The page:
‘No, nothing – and there’s no note on the fridge. I don’t know where she’s gone.’
‘Have you checked her clothes? Are you sure she hasn’t gone to stay over with a friend? Have you called Sally?’
‘No. No, I haven’t done any of that.’
‘Why don’t you call Sally, Ray?’
‘I might do that.’
‘Call Sally … and, Ray?’
‘Call me back and let me know, won’t you?’
‘I will, Mum.’
Ray went upstairs and looked in Karen’s drawers. There were items in each drawer and clothes hanging in the wardrobe, but he could not tell if anything was missing. He went downstairs and looked by the phone for the little black book they kept there for telephone numbers. He couldn’t find it. He didn’t know Sally’s number or where she lived. He knew roughly where her house was, but not exactly. He called Karen’s mother and told her.
‘Have you got Sally’s number?’ he said.
‘No, Ray. Why would I have Sally’s number?’
‘I don’t know what else I can do. I’m not hungry any more as I’ve eaten lots of toast. There’s washing to do and clothes that need drying. I couldn’t find the purple towel, either. Did she mention anything about that?’
‘No, Ray. She didn’t. Ray?’
‘I’m going to call the hospitals and the police, to see if there has been an accident. Okay?’
‘Stay by the phone, now.’
Ray turned the lights off and closed the door to the front room. He sat motionless in the kitchen for ten minutes, looking at the plate on the table. Eventually, he stood and placed it in the sink. He turned the cold water tap for a couple of seconds and watched the breadcrumbs disappear down the plughole. He sat down and watched the phone on the wall. After twenty minutes, the phone cut the silence and he jumped from his chair.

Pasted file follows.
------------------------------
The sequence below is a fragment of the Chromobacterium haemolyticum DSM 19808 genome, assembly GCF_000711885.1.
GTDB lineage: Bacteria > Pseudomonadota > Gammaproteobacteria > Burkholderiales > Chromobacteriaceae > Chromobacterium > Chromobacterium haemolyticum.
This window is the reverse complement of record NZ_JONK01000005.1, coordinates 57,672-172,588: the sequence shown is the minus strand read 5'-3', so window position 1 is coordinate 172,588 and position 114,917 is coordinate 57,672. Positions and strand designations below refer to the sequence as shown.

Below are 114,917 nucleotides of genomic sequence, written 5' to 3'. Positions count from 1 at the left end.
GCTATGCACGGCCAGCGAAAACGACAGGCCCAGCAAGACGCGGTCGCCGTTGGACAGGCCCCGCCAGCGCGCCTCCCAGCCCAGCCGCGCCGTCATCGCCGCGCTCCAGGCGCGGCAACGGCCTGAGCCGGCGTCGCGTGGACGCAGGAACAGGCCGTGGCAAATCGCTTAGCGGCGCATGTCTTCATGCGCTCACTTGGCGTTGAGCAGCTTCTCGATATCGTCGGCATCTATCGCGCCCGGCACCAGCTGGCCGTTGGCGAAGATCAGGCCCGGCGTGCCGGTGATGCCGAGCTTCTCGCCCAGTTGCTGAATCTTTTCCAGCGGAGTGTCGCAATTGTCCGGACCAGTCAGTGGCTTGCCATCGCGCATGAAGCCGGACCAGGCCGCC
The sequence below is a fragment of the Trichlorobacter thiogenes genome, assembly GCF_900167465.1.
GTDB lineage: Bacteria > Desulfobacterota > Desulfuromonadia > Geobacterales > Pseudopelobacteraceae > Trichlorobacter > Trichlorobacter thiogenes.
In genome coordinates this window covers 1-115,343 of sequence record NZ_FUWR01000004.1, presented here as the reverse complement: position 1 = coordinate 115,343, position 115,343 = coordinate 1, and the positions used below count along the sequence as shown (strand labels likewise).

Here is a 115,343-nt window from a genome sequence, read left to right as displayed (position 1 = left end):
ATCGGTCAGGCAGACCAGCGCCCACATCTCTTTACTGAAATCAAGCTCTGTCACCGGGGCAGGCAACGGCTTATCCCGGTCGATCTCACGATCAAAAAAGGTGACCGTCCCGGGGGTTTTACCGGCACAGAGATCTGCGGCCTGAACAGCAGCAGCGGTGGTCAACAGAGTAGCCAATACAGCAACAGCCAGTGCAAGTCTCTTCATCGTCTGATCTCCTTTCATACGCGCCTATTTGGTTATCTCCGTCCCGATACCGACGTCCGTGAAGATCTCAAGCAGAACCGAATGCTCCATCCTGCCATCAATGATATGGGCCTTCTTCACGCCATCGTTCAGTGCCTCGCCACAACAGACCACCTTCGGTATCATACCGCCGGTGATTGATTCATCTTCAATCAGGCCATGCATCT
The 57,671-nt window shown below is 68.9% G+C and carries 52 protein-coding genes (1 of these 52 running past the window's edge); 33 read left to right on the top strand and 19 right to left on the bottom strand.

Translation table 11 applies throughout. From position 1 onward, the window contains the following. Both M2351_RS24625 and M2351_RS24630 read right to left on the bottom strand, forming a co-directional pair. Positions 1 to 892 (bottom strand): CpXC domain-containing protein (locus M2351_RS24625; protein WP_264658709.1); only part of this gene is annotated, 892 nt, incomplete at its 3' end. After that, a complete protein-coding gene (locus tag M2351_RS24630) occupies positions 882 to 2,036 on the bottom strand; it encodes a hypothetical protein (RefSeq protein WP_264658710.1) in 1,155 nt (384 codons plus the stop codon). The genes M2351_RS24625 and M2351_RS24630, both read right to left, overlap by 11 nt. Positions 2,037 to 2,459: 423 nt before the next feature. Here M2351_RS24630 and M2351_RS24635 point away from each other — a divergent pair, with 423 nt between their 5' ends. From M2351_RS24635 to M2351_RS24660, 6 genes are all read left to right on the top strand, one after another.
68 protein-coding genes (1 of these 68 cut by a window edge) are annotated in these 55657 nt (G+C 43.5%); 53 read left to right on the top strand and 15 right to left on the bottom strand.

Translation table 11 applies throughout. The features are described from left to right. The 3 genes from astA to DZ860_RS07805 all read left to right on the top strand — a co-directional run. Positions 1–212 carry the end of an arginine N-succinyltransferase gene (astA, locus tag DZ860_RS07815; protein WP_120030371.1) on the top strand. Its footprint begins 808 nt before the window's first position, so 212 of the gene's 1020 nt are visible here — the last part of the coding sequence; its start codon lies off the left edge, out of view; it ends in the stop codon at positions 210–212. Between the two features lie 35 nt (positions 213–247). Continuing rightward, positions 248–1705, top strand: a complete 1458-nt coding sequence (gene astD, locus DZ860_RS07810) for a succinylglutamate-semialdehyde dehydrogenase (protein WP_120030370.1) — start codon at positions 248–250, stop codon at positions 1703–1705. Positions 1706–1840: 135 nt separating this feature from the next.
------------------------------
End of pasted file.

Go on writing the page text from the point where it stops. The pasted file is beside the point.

‘No, it’s Claire.’
‘Mum, what did they say?’
‘Nothing. There have been no admissions under any of their names.’
‘I don’t get it. I don’t understand where she might have gone.’
‘Dave is going to drive around, just on the off-chance he might see them.’
‘Right. What should I do?’
‘Just wait there by the phone. I don’t know what else I can suggest. She’d never just go off somewhere and not tell us.’
‘I’m going to have to go to bed now. I’ve got work early in the morning.’
There was a silence, before she answered: ‘okay … right.’
‘I would hear the phone though, but I might as well get some sleep.’ He listened to the silence. ‘For work in the morning. You know?’
‘Well … Ray? You will call me if she comes home or phones you, won’t you?’
‘Yes, Mum. I’ll call you straight away.’
He bolted the front door, turned out the lights and went to bed.
The alarm woke him. He patted his hand around the bedside table, trying to turn it off. He sat up and looked at the empty space next to him. He went downstairs, opened the fridge and took out the milk. There was hardly any left. He smelled the bottle, but he didn’t know what he was checking for. He filled a bowl with cornflakes and poured what was left of the milk on top. He sat and started to spoon the contents into his mouth. It tasted a little strange, but he had no choice.
He put on his jacket and called Karen’s mother. She answered within two rings.
‘Has Karen come over to your house?’ he asked.
‘No, Ray. We haven’t heard anything. I’m going to call the hospitals and police again. I’ve already called them early this morning.’
‘I’m going to work now. If you hear anything, you can call the office there and they’ll come and find me. Okay?’
‘You’ll have to give me the office number, Ray.’
He pulled out his wallet and read the number from a scrap of paper. She promised to call the office if there was any news.
‘Don’t call the office if there’s no news, though. It’s for emergencies only,’ he said.
At lunchtime, he put on his jacket.
‘Where you going, Ray?’ said Joe. ‘You never go out at lunchtime. I’ve never, ever seen you go out. What you doing? Are you going to the bookies? Have you taken up gambling?’
Joe and Gary laughed.
‘No,’ said Ray. ‘I’m going out to buy a sandwich and some crisps.’
‘I thought your missus made your lunch for you every day? Cos you’re such a tight-arse.’
‘I’ve got to go and buy one today.’
‘Did you have a tiff, then?’
‘No. Where do you normally go?’
‘To the bookies,’ said Joe.
‘For a sandwich?’
‘To the café,’ said Gary. ‘Next to the bookies.’
‘Thanks, Gary,’ said Ray. ‘Appreciate that bit of advice.’
Ray sat on the wall with his cheese sandwich and watched the lorry unload big sheets of metal through the large doors. He thought about Sally and tried to remember the last thing Karen had said about her. He thought about Karen’s mother and took twenty pence from his pocket. He called her from a phone-box.
‘Dave went to your house and there’s no one in. We haven’t heard anything. Do you know what Sally’s surname is?’